AASA Endorses House ESEA Proposals

Date: February 26, 2012

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Dear Chairman Kline:

 

The American Association of School Administrators, AASA, congratulates you for initiating the reauthorization of the Elementary and Secondary Education, ESEA, by marking up the Student Success Act HR 3989 and the Encouraging Innovation and Effective Teaching Act HR3990. AASA strongly supports your vision of a more fair and accurate accountability in tandem with greater transparency and a return to state and local control over critical educational processes. Reauthorization of ESEA is four years behind schedule and improvement is badly needed. In the absence of reauthorization the Administration is reauthorizing through waivers with no public comment and participation which may result in back-tracking and confusion for states that get very far along in the waiver process if ESEA is enacted this year or 2013.

 

The reauthorized ESEA must include achievable goals focused on student progress and a comprehensive assessment of student performance based on state established standards

 

The Student Success Act focuses on college and career readiness, goals that are both attainable and a stretch. The Student Success Act eliminates the mandate for reliance on a single test score and thus improves accuracy in describing student outcomes. Finally HR 3989 returns the evaluation of results to the states, guaranteeing the prospect of a nuanced and balanced evaluation of results rather than the current ‘one size fits all’ model, where one missed cell equals total failure. Passing the Student Success Act means that state and local education leaders will have more control in the implementation of federal policy, a marked improvement over current law, wherein state and local educators are less empowered to avoid close scrutiny for flawed, unwise federal policy.

 

Returning authority over critical educational processes to the states is controversial and uncomfortable to federal policy makers who have called all the shots since 2001. Tension is built into the federal role in education. The federal government has helped protect children’s constitutional rights and provided leadership in piloting new ideas. Those roles have proven invaluable. Wisdom and good will are not solely located in Washington, DC, and the successful implementation of federal education policy depends on active participation of a panoply of voices from the local and state levels.

 

Disaggregation and reporting of student subgroup results are the great contributions of NCLB. The Student Success Act continues disaggregation and strengthens public reporting. HR 3989 continues measurement of student academic achievement and graduation rates disaggregated by the subgroups identified by NCLB. Further, the Student Success Act also requires both greater transparencies in reporting and parental engagement which should produce the push for improvement at the local and state levels.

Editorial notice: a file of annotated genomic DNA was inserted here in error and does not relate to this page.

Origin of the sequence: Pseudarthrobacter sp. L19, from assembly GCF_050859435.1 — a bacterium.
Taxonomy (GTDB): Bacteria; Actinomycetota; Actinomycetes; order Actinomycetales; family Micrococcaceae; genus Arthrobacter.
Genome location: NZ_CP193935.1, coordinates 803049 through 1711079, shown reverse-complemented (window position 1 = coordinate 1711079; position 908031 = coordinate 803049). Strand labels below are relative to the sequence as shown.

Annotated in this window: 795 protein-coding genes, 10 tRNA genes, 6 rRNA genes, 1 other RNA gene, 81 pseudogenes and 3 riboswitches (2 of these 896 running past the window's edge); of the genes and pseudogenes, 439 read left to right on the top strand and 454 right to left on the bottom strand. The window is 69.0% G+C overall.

The Student Success Act relies on the skill and knowledge of school people and wise oversight and direction from state and local policy makers, thus holding the promise of returning to a period when state and local cooperation produced the large growth in achievement found in 4th and 8th grade NAEP math scores between 1990 and 2004. This is in stark contract to what happened under NCLB, where the law’s rigid goal, top down policies, high stakes testing and inaccurate accountability system, caused teaching only what was tested and resulted in flat NAEP scores between 2004 and 2009.

 

While we celebrate the positive changes in HR 3989 and HR 3990, both bills have flaws that should be addressed through amendment in committee or on the floor. Our greatest concerns are: the elimination of the funding lever Maintenance of Effort provides local school districts, the overly prescriptive and bureaucratic equitable participation provisions and the Title I funding cap. We hope the final bill will retain the current Maintenance of Effort and Equitable Services language, and eliminate the proposed funding cap for Title I.

 

It is also important to address the unfair method of distributing Title I dollars. Current law permits using number weighting or percentage weighting of poverty to distribute funds under EFIG and Targeted grant formulas. AASA urges support for the All Children Are Equal Act which will weight funds based on percentage of poverty rectifying the current situation where smaller districts with higher poverty receive less per pupil funding than the largest districts with lower poverty rates.

 

On balance, the Student Success Act and The Encouraging Innovation and Effective Teacher Act place decisions with state and local policy makers and education leaders who are more familiar with local schools and likely more open to changes when policy is clearly flawed. As such we support reporting HR 3989 and HR 3990 from committee, with some needed changes.

 

AASA thanks you for the receptivity to input from teachers, principals and superintendents in the process of developing the Acts and stands ready to work with you as The Elementary and Secondary Education Act moves toward enactment.